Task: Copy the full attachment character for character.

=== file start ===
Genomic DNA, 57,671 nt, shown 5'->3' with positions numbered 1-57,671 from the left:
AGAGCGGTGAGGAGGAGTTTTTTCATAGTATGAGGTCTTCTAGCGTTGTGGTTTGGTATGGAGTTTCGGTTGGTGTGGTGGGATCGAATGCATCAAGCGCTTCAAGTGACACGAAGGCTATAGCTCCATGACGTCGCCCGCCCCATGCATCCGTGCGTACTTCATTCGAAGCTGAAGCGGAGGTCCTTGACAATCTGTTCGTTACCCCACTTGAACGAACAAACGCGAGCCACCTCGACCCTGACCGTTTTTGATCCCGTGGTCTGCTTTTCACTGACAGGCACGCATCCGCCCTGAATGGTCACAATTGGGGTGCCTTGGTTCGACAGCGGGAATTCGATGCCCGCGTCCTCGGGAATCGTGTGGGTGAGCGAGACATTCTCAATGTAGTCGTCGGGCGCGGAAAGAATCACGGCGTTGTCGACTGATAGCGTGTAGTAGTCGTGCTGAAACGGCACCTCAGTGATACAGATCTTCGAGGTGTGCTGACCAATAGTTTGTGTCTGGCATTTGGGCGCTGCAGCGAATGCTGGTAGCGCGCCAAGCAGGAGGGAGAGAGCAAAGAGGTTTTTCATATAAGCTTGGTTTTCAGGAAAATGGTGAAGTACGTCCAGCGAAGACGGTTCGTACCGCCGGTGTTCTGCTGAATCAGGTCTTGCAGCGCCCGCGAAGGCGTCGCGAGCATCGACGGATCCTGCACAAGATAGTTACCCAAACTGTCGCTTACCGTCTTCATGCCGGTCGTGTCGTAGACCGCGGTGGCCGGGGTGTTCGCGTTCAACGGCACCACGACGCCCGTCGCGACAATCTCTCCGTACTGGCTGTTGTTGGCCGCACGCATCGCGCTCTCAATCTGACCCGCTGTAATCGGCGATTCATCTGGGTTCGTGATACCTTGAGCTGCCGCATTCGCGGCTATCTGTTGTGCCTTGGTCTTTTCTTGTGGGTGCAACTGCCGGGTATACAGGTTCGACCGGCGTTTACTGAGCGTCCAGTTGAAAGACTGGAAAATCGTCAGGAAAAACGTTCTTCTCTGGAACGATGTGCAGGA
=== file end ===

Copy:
Genomic DNA, 57,671 nt, shown 5'->3' with positions numbered 1-57,671 from the left:
AGAGCGGTGAGGAGGAGTTTTTTCATAGTATGAGGTCTTCTAGCGTTGTGGTTTGGTATGGAGTTTCGGTTGGTGTGGTGGGATCGAATGCATCAAGCGCTTCAAGTGACACGAAGGCTATAGCTCCATGACGTCGCCCGCCCCATGCATCCGTGCGTACTTCATTCGAAGCTGAAGCGGAGGTCCTTGACAATCTGTTCGTTACCCCACTTGAACGAACAAACGCGAGCCACCTCGACCCTGACCGTTTTTGATCCCGTGGTCTGCTTTTCACTGACAGGCACGCATCCGCCCTGAATGGTCACAATTGGGGTGCCTTGGTTCGACAGCGGGAATTCGATGCCCGCGTCCTCGGGAATCGTGTGGGTGAGCGAGACATTCTCAATGTAGTCGTCGGGCGCGGAAAGAATCACGGCGTTGTCGACTGATAGCGTGTAGTAGTCGTGCTGAAACGGCACCTCAGTGATACAGATCTTCGAGGTGTGCTGACCAATAGTTTGTGTCTGGCATTTGGGCGCTGCAGCGAATGCTGGTAGCGCGCCAAGCAGGAGGGAGAGAGCAAAGAGGTTTTTCATATAAGCTTGGTTTTCAGGAAAATGGTGAAGTACGTCCAGCGAAGACGGTTCGTACCGCCGGTGTTCTGCTGAATCAGGTCTTGCAGCGCCCGCGAAGGCGTCGCGAGCATCGACGGATCCTGCACAAGATAGTTACCCAAACTGTCGCTTACCGTCTTCATGCCGGTCGTGTCGTAGACCGCGGTGGCCGGGGTGTTCGCGTTCAACGGCACCACGACGCCCGTCGCGACAATCTCTCCGTACTGGCTGTTGTTGGCCGCACGCATCGCGCTCTCAATCTGACCCGCTGTAATCGGCGATTCATCTGGGTTCGTGATACCTTGAGCTGCCGCATTCGCGGCTATCTGTTGTGCCTTGGTCTTTTCTTGTGGGTGCAACTGCCGGGTATACAGGTTCGACCGGCGTTTACTGAGCGTCCAGTTGAAAGACTGGAAAATCGTCAGGAAAAACGTTCTTCTCTGGAACGATGTGCAGGA